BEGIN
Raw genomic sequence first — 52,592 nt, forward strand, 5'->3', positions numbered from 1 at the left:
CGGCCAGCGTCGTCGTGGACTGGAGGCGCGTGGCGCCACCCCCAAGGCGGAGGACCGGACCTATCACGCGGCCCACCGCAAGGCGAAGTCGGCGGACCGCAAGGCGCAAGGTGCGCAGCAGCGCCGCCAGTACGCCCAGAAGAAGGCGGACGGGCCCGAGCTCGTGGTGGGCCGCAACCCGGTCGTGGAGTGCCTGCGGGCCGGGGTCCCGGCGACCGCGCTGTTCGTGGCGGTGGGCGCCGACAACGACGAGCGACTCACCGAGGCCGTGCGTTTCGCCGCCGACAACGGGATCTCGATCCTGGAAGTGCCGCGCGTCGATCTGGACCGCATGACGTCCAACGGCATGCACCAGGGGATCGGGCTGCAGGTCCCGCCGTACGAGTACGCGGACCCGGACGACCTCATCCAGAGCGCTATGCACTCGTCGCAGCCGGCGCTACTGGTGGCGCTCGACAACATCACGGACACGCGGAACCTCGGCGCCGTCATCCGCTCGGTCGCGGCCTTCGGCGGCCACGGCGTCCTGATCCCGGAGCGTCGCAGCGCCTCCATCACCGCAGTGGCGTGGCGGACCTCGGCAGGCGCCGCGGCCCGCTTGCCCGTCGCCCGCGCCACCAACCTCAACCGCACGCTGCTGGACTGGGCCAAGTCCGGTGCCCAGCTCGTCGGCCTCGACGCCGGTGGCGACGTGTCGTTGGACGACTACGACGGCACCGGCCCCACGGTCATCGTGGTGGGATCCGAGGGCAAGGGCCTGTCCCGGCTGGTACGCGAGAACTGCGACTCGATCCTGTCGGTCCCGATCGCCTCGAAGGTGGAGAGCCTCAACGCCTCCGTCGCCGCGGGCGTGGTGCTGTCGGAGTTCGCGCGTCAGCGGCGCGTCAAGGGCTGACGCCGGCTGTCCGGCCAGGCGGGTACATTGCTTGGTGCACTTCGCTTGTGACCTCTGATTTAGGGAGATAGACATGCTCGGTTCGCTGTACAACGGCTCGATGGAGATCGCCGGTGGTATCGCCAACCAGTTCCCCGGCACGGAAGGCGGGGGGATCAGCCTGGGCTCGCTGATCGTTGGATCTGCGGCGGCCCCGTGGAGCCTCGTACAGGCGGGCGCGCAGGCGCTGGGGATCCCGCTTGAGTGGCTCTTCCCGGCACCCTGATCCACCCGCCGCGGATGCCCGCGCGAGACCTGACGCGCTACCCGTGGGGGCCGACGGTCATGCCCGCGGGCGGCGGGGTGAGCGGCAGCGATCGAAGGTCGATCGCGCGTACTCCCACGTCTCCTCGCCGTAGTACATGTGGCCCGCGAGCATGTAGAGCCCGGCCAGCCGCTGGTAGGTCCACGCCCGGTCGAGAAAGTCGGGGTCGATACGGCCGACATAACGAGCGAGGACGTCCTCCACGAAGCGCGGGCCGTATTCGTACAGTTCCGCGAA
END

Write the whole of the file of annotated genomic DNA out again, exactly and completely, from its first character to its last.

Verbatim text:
Raw genomic sequence first — 52,592 nt, forward strand, 5'->3', positions numbered from 1 at the left:
CGGCCAGCGTCGTCGTGGACTGGAGGCGCGTGGCGCCACCCCCAAGGCGGAGGACCGGACCTATCACGCGGCCCACCGCAAGGCGAAGTCGGCGGACCGCAAGGCGCAAGGTGCGCAGCAGCGCCGCCAGTACGCCCAGAAGAAGGCGGACGGGCCCGAGCTCGTGGTGGGCCGCAACCCGGTCGTGGAGTGCCTGCGGGCCGGGGTCCCGGCGACCGCGCTGTTCGTGGCGGTGGGCGCCGACAACGACGAGCGACTCACCGAGGCCGTGCGTTTCGCCGCCGACAACGGGATCTCGATCCTGGAAGTGCCGCGCGTCGATCTGGACCGCATGACGTCCAACGGCATGCACCAGGGGATCGGGCTGCAGGTCCCGCCGTACGAGTACGCGGACCCGGACGACCTCATCCAGAGCGCTATGCACTCGTCGCAGCCGGCGCTACTGGTGGCGCTCGACAACATCACGGACACGCGGAACCTCGGCGCCGTCATCCGCTCGGTCGCGGCCTTCGGCGGCCACGGCGTCCTGATCCCGGAGCGTCGCAGCGCCTCCATCACCGCAGTGGCGTGGCGGACCTCGGCAGGCGCCGCGGCCCGCTTGCCCGTCGCCCGCGCCACCAACCTCAACCGCACGCTGCTGGACTGGGCCAAGTCCGGTGCCCAGCTCGTCGGCCTCGACGCCGGTGGCGACGTGTCGTTGGACGACTACGACGGCACCGGCCCCACGGTCATCGTGGTGGGATCCGAGGGCAAGGGCCTGTCCCGGCTGGTACGCGAGAACTGCGACTCGATCCTGTCGGTCCCGATCGCCTCGAAGGTGGAGAGCCTCAACGCCTCCGTCGCCGCGGGCGTGGTGCTGTCGGAGTTCGCGCGTCAGCGGCGCGTCAAGGGCTGACGCCGGCTGTCCGGCCAGGCGGGTACATTGCTTGGTGCACTTCGCTTGTGACCTCTGATTTAGGGAGATAGACATGCTCGGTTCGCTGTACAACGGCTCGATGGAGATCGCCGGTGGTATCGCCAACCAGTTCCCCGGCACGGAAGGCGGGGGGATCAGCCTGGGCTCGCTGATCGTTGGATCTGCGGCGGCCCCGTGGAGCCTCGTACAGGCGGGCGCGCAGGCGCTGGGGATCCCGCTTGAGTGGCTCTTCCCGGCACCCTGATCCACCCGCCGCGGATGCCCGCGCGAGACCTGACGCGCTACCCGTGGGGGCCGACGGTCATGCCCGCGGGCGGCGGGGTGAGCGGCAGCGATCGAAGGTCGATCGCGCGTACTCCCACGTCTCCTCGCCGTAGTACATGTGGCCCGCGAGCATGTAGAGCCCGGCCAGCCGCTGGTAGGTCCACGCCCGGTCGAGAAAGTCGGGGTCGATACGGCCGACATAACGAGCGAGGACGTCCTCCACGAAGCGCGGGCCGTATTCGTACAGTTCCGCGAA